Equally salient is fact that a job "down at the plant" no longer supports the middle-class lifestyle enjoyed by workers in the 1950s and 1960s. Real average weekly earnings among production workers in manufacturing plants in California actually peaked about a generation ago. Even before the onset of the current recession, the average factory wage had declined in real terms by some 15.5% from 1972. During the same period, however, real per capita income in California rose by 16.8%, indicating the diminishing relative value of an average factory job.
The shifting composition of the state's (and the nation's) workforce as manufacturers employ a smaller and smaller percentage of American workers ought to be of greater concern to policymakers. The problem is very simple: a society is able to increase its living standards only to the extent its economy becomes more productive. All other things being equal, if we produce more than we did last year with the same resources we can afford to pay ourselves a little more and live a little better. Unfortunately, productivity gains have not been a notable feature of those industries in which most Californians now work. Yet without steady improvements in productivity, real wages (and hence living standards) for the great majority of Californians will remain stagnant, with predictable social and political consequences. Rather than striving to preserve manufacturing jobs at almost any cost, state officials might wish to give much more consideration to encouraging higher levels of productivity throughout the economy.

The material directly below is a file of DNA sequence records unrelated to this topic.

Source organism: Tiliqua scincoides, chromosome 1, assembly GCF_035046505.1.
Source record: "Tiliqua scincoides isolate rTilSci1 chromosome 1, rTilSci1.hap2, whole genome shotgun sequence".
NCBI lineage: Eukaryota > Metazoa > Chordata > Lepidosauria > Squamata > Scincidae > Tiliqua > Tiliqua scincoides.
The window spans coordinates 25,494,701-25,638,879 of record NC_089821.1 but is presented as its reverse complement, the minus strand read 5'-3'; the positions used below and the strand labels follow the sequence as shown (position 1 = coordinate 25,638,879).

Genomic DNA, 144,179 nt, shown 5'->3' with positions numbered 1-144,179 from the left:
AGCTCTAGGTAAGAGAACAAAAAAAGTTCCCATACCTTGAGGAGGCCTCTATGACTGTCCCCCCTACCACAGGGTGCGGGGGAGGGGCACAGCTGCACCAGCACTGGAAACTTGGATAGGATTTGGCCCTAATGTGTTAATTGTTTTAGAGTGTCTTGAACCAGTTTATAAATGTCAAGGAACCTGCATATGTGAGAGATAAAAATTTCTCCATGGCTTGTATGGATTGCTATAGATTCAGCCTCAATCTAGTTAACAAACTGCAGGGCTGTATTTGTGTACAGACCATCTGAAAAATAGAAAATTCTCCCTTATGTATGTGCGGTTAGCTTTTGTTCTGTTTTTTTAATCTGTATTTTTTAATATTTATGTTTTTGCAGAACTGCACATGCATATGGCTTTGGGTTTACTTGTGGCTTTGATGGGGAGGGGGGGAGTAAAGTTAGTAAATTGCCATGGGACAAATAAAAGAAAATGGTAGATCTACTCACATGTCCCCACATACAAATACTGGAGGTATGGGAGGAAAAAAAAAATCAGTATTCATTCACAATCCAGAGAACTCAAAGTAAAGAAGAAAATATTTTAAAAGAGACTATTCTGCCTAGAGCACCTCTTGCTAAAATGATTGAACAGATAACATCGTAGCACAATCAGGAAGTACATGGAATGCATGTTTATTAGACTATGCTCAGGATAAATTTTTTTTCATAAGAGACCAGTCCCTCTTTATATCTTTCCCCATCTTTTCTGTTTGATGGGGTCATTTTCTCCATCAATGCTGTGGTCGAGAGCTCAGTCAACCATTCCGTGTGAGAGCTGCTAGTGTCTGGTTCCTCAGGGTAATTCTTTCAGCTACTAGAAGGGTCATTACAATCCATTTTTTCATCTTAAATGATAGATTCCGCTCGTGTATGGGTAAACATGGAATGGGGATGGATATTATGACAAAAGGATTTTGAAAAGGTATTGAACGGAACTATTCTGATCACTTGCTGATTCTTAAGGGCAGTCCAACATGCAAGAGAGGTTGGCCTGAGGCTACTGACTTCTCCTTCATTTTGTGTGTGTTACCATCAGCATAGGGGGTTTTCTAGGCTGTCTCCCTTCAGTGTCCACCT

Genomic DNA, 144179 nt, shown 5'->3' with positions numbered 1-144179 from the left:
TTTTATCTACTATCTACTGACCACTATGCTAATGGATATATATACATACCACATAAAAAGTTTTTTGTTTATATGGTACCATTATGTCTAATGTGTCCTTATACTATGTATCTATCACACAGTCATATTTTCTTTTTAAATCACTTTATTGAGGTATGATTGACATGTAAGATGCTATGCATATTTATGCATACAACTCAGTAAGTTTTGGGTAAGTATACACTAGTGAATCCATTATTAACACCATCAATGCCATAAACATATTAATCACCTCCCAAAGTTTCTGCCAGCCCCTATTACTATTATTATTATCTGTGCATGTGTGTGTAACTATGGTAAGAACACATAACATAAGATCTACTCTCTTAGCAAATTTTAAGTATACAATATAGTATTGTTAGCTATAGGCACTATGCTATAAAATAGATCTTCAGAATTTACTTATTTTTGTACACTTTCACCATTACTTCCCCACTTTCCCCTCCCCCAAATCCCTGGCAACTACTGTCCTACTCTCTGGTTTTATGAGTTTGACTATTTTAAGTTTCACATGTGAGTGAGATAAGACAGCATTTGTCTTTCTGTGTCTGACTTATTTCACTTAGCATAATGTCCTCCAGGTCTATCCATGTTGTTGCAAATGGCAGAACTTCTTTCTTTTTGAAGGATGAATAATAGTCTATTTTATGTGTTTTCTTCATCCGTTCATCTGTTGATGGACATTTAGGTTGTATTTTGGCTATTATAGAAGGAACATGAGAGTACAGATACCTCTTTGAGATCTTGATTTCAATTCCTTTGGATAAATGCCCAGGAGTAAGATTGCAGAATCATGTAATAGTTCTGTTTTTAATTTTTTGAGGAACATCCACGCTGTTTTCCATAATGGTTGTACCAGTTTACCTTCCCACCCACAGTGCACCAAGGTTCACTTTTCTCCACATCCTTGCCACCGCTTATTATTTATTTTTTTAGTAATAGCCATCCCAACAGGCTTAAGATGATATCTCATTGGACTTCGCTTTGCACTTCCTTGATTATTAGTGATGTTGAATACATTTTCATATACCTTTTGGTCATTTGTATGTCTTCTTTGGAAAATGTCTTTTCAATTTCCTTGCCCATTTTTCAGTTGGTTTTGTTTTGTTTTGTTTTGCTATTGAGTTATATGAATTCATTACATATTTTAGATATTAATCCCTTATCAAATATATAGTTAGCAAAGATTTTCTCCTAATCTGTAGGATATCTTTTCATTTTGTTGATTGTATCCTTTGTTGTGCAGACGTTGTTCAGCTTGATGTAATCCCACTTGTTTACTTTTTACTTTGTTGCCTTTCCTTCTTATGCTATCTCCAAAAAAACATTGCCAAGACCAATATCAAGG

Only a few years ago, Californians seemed confident about meeting the intense competition posed by Japanese and German industry. As was manifested in corporate support for a gasoline tax increase and in reports such as the California Economic Development Corporation's "Vision: California 2010," the state's business leaders were fully capable of taking a thoughtful, long-term view of the state's economic development needs. In many respects, they seemed more committed than the state's political leaders to doing what was necessary to insure a bright economic future for California. Today the dominant concern appears to be whether California can compete against the likes of Utah, New Mexico and Arizona.
Those who hope that economic recovery will dramatically alter the legislative agenda of business groups are apt to be disappointed. In an age of global trade (and especially with a free trade pact with Mexico on the horizon), there will always be places where California companies can get the work done more cheaply than they can here. The question is where this state's leaders wish to draw the line at emulating our low-cost competitors.
Given prevailing attitudes toward taxes, much will depend on our capacity for adapting existing institutions rather than on looking for new money. If, for example, funds cannot be found for a serious and comprehensive program job training, then maybe it's time to transform the community college system into an apprenticeship cum retraining network serving local business needs. Although their rhetoric acknowledges that business-as-usual will no longer suffice, one is not altogether encouraged by political leaders who have somehow managed to convince themselves that one of the wealthiest societies in the history of the world cannot keep its public libraries open.
The good news is that economies do sometimes recover before the politicians figure out what to do. Given the current state of affairs at the Capitol, we should be so lucky.
For other articles by Jock O'Connell: